Just kidding?: Christopher Pyne bleats a retreat over goat’s cheese jibe

Just kidding?: Christopher Pyne bleats a retreat over goat’s cheese jibe


Education minister Christopher Pyne has been forced to clarify remarks made during Federal Parliament’s question time yesterday after he implied people who eat goat’s cheese are left-wing and elitist.

The minister has come under fire for accusing Labor of only representing voters who happened to eat goat’s cheese.

The comments have raised eyebrows among food producers, especially given that some of Adelaide’s finest cheese makers were in Canberra on Tuesday to showcase their products.

Pyne’s seat is based in South Australia and recent polling has suggested he is at risk of losing it at the next federal election.

The Liberal frontbencher turned to Twitter yesterday afternoon to defend himself, saying he loved goat’s cheese and the remarks were “just a throwaway line”.

Sheree Sullivan, founder of Adelaide-based cheese manufacturer Udder Delights, told SmartCompany while she wasn’t in Canberra for the Adelaide Hills regional roadshow, many people in the cheese industry have had a chuckle over Pyne’s comments.

“I definitely think they were off the cuff,” Sullivan says.

“But if you yourself aren’t a goat’s cheese eater you might think the people who do are really elitist. It’s quite funny – I had a bit of a chuckle. We don’t think of it as elitist at all.”

Sullivan says when she started her business in 1999 people’s attitudes towards goat’s cheese was very different to today and was a hurdle the business had to overcome through regular tasting demonstrations.

“I remember people coming up to me and they would say what have you got, and I’d say there’s this beautiful goat’s cheese from the Adelaide Hills,” she says.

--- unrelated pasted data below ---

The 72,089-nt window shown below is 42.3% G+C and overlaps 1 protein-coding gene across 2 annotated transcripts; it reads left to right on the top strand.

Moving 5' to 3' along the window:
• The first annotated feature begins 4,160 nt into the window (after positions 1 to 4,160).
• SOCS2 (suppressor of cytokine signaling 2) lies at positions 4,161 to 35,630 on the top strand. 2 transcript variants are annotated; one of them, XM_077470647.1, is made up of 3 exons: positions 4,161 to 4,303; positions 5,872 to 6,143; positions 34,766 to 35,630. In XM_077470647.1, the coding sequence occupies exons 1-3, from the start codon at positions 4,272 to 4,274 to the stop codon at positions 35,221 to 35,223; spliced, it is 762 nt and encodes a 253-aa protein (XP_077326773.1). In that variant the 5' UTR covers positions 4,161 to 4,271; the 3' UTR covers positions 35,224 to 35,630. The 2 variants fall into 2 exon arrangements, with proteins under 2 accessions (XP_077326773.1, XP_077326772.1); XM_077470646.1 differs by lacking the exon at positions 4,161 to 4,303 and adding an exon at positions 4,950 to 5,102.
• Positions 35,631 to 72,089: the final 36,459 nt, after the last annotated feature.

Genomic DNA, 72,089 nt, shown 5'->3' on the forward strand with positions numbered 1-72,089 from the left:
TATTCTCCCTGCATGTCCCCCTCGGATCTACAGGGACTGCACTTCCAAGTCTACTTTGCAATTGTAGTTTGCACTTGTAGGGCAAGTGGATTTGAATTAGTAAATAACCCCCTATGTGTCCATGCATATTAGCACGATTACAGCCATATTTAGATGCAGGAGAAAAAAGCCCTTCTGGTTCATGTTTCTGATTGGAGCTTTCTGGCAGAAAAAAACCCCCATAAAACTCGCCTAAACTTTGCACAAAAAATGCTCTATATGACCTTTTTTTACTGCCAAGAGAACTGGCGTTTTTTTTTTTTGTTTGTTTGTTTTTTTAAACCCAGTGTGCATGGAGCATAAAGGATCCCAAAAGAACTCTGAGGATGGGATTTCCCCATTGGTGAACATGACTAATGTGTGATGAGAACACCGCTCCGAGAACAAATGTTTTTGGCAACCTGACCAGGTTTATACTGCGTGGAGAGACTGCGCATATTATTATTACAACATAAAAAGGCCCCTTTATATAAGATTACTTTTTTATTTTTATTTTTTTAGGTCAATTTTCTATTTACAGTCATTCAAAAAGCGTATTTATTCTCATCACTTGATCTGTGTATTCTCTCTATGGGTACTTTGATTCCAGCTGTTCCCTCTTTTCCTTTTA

“One in 10 would scoff it down knowing how good goat’s cheese was, but nine out of 10 would be dubious. 15 years ago goat’s cheese wasn’t part of the Australian food culture, but now it is. That’s why we’ve experienced growth. We specialise in really mild, creamy flavours. I know we’re not the only goat’s cheese maker in Australia to experience growth – the demand has been out there.”

Sullivan says she has 35 direct employees and she wished politicians would give as much attention to food manufacturing as they do to the automotive industry.

“Obviously all the machine manufacturing is shutting down in Australia but I can’t see food manufacturing ever shutting down,” she says.

“If the government hasn’t recognised the growth then they need to start, because I know that about half of Australia cares where their food comes from and also the country of origin labels are partnering up after the food scare last year.

“People want to know their food has integrity – that’s only going to increase and goat’s cheese is part of that.”  



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